When deciding the value for money between TV vs. monitors, it all shrinks down to your preference and the type of work that’s required from them. If your priority is good picture quality, then investing in a few bugs to get an HDR tv with OLED technology would be the best idea, this would be ideal for console gaming as well and would look more appealing when situated next to a monitor having the same price.

If it is for the purpose of gaming, monitors offer features such as negligible input lack and rapid response time with a fast refresh rate giving the buyers a much more competitive edge for High-quality gaming, Even the the budgets monitors costing as low as $100 can offer enhanced refresh rates with adaptive sync that greatly improves your gaming experience.

You might be interested in: Discover tips and tricks to enhance the performance of your Dual Monitor setup.

TV vs. Monitor for Editing 

The features required for Picture/Video editing are as important as gaming when it comes to a TV vs. monitor duel, especially for photographers, videographers, and content creators.

TV vs. Monitor for Editing

Color Accuracy and Image Quality

Despite having a diverse color gamut, highly advanced HDR technology, and brightness features, the pixel density and limited aspect ratio have pushed it to the backseat when it comes to their utility for editing purposes. Monitors are available in three different types of aspect ratio with 21:9 being the most wide and providing maximum horizontal plane to edit videos.

The high pixel density of monitors gives an accurate representation of the image properties which is very necessary for photo editors

Display Size and Workspace

TV has seen an evolution in terms of its size, ranging from 15 inches to 80 inches with many budget-friendly options, but if you go for monitors, the same size will be available for a much hefty amount. For people building their career in photo and video editing, pixels and picture resolution matter more than the display size, both of which are offered in a better way by the monitors.

TV is most often bought at a size that is family-friendly and can be viewed from a distance, which means a bigger workspace is required to place the TV and computers Being compact can be easily placed on your work desk or office workspace without creating clutter 

Resolution and Pixel Density

Since monitors are relatively smaller in size than TVs, they offer a better and more sharp display at higher resolution. A 24-inch 4K monitor will produce more accurate results than a 32-inch 4K TV because of its higher pixel density and decreased image blurring. Pixel density is a feature observed more in monitors.

Viewing Angles and Ergonomics

 TV due to its large size can be either mounted on a wall or placed on a console board, or a monitor However due to its compact size can be placed either on a work desk or mounted on the wall only if it supports VESA mounts, they can also be pivoted tilted or swiveled according to our preference.

Most monitors are also equipped with an adjustable stand that can provide you with multiple viewing angles and can also help in improving the results of a multi-monitor setup

Connectivity and I/O Options

TV comes with more ports than a monitor but this feature is not a major requirement for editors, a monitor gives away much more in picture quality and image sharpness which masks its deficiency in the number of ports available

Price and Value for Editing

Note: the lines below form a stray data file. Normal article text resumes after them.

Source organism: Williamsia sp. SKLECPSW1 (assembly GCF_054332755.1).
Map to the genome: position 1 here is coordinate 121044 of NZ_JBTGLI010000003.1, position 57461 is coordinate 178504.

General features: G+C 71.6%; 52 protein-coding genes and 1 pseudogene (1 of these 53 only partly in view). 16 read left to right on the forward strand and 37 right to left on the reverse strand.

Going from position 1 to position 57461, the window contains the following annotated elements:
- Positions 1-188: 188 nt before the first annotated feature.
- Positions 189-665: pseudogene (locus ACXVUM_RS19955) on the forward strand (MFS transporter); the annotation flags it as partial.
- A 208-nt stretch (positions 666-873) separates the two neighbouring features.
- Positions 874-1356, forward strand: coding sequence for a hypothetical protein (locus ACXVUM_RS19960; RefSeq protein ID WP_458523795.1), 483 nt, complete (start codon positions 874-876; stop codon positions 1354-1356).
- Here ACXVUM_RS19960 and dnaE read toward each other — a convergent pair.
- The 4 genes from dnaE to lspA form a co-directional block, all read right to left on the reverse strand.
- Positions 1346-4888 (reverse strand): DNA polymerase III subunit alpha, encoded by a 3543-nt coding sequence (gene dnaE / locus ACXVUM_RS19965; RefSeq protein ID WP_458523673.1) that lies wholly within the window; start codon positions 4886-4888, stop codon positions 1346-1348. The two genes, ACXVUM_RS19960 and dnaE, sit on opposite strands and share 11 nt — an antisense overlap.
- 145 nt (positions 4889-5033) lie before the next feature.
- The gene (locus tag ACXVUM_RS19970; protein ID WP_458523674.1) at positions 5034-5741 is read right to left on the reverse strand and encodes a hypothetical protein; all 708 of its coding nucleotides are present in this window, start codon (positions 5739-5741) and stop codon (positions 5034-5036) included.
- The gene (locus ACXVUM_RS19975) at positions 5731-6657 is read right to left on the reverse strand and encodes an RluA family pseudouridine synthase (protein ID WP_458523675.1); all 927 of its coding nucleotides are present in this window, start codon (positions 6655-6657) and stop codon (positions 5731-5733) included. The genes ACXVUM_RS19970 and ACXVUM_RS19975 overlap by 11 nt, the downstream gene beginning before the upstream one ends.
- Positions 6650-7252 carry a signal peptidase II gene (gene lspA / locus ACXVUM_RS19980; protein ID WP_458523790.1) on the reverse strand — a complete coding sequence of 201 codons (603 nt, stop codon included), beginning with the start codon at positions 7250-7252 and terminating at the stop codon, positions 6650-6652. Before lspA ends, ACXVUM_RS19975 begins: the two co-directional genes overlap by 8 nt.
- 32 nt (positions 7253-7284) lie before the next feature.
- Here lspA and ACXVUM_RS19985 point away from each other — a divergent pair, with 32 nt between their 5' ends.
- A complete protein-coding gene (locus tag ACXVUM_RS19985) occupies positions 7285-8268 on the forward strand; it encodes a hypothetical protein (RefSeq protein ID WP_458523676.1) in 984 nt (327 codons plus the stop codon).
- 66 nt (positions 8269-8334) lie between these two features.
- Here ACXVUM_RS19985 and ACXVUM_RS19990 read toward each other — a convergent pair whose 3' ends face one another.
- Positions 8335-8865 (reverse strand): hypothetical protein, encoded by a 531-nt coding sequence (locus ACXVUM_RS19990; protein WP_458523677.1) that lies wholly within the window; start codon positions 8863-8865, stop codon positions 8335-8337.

A 32-inch tv with high-quality HDR display is going to cost much less than a monitor available in the same size, but since editing makes better use of the features provided by the monitor so investing in a few bucks is highly recommended if you’re into editing and content creation

You might be interested in: Explore whether it’s possible for a Monitor to function independently without a PC.

When should you use a TV over a monitor?

Most, if not all TV nowadays come with different entertainment applications like Netflix, Amazon Prime, Disney HotStar and HBO Max already installed within them reducing the need to get it connected to an external device for entertainment purposes. If your main purpose is to watch movies and TV shows and stream online content, then you’re good to go for a TV. TVs are available at a much cheaper price as compared to the monitor of the same size.

This makes it an excellent candidate for work where you only require an extra enlarged screen like when giving presentations, or doing console gaming for example Xbox and PlayStation. Not to forget the presence of a remote control to adjust the brightness, sound, and display setting of the TV while sitting across the room. This feature will surely incline you towards purchasing a TV if your main aim is to sit back and watch movies.

When should you use a TV over a monitor

Common Problems With TVs and Monitors

Common Problems With TVs and Monitor
Common Problems With TVs
IPS PROBLEM
Common Problems With Monitors

Dead Pixels

A Dead pixel is a teeny tiny dot on your screen that doesn’t represent the color it is designated to, it either appears black/white or stuck on red green, or blue. The main reason for this is an interruption in the power connection that could be due to defective wiring or knocking over your display device causing physical damage to power connections

Screen Burn-in

Screen burn is a noticeable discoloration that appears on your display. This can be due to the prolonged use of certain pixels more than the others. For LCD panels, burn-in appears as colored ghosting on the screen due to the inability of the pixel to retain its original color while in the much newer OLED display, it appears as black discoloration due to much faster dimming of the pixels as compared to the ones used seldomly